You must opt into the VAT deferral new payment scheme by 21 June 2021.
If you’re on the VAT Annual Accounting Scheme or the VAT Payment on Account Scheme, you can join the scheme from 10 March 2021.
If you’ve a Time to Pay arrangement already in place for your deferred VAT, you cannot use the online scheme. If you need to amend your Time To Pay arrangement, contact HMRC to do this.
Statutory Sick Pay rebate
You can claim back Statutory Sick Pay (SSP) you’ve paid for employees who are off sick, self isolating or shielding because of coronavirus. This scheme will cover up to 2 weeks of SSP for every eligible employee.
You’re eligible if both of the following apply to your business:
- it’s based in the UK
- it has had fewer than 250 employees since 28 February 2020
Support for businesses paying tax: Time To Pay Service
If you cannot pay your tax bill on time because of coronavirus, you may be able to delay it without a penalty using HMRC’s Time to Pay service.
You might be eligible if your UK business:
- pays tax to the UK government
- has outstanding tax liabilities
Support to create job placements: Kickstart Scheme
The Kickstart Scheme gives you financial support to create new 6-month job placements for young people who are currently on Universal Credit and at risk of long-term unemployment. The scheme is open to all organisations.
- 100% of the relevant National Minimum Wage for 25 hours a week
- employer National Insurance
- minimum automatic pension enrolment contributions
- £1,500 per job placement for setup costs, support and training
Recovery Loan Scheme
The Recovery Loan Scheme is to help businesses of any size access loans and other kinds of finance so they can recover after the pandemic and transition period.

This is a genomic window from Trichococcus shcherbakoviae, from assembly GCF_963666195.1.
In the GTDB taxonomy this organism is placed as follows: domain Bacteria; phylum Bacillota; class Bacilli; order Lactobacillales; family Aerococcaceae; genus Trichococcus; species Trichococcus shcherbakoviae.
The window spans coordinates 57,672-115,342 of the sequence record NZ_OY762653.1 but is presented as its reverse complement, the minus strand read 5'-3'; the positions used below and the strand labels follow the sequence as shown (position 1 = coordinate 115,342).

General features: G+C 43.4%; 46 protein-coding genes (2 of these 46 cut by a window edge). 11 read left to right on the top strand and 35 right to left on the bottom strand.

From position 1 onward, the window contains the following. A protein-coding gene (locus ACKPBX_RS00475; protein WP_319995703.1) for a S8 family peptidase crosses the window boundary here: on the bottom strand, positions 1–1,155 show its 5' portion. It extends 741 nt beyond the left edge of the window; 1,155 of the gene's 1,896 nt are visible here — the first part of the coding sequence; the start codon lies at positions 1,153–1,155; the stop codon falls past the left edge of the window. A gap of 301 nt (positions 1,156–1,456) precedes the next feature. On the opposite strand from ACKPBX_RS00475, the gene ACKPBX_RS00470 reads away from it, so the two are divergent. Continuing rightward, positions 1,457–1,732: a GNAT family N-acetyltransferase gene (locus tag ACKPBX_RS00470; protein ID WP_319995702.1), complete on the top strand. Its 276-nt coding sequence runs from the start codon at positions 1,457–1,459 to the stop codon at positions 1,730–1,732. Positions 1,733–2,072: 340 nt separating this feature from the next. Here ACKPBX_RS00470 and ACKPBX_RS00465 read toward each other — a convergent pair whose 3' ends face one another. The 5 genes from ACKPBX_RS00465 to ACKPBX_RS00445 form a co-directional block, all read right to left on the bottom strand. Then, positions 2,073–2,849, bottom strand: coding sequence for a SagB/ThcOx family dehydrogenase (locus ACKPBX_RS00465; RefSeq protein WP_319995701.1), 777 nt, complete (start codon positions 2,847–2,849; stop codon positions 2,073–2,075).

You can get up to £10 million, but the actual amount offered will be at the discretion of participating lenders. The government guarantees 80% of the finance to the lender, but you will still be responsible for your debt.
The scheme is open until 31 December 2021.
You can apply for a loan if your business:
- is trading in the UK
You need to show that your business:
- would be viable were it not for the pandemic
- has been adversely impacted by the pandemic
- is not in collective insolvency proceedings (unless your business is in scope of the Northern Ireland Protocol in which case different eligibility rules may apply)
Businesses from any sector can apply, except:
- banks, building societies, insurers and reinsurers (but not insurance brokers)
- public-sector bodies
- state-funded primary and secondary schools
Additional schemes and grants from your local council
You might be eligible for grants from your council. There are schemes for businesses that were closed by law and schemes for businesses that stayed open.
Additional Restrictions Grant
You might be able to get this grant if your business has been negatively affected by coronavirus.
Your local council will decide if you are eligible and how much you can get. Examples of what makes your business eligible could include:
- you do not pay business rates and your business was closed by law
- you supply an industry that had to close because of coronavirus, for example the retail, hospitality or leisure sector
- your business is in the events sector
Find out more about the coronavirus Additional Restrictions Grant. You’ll need to apply through your local council.
Update: Additional financial support for construction firms available
You might be eligible for other support, even if you’re not eligible for these schemes.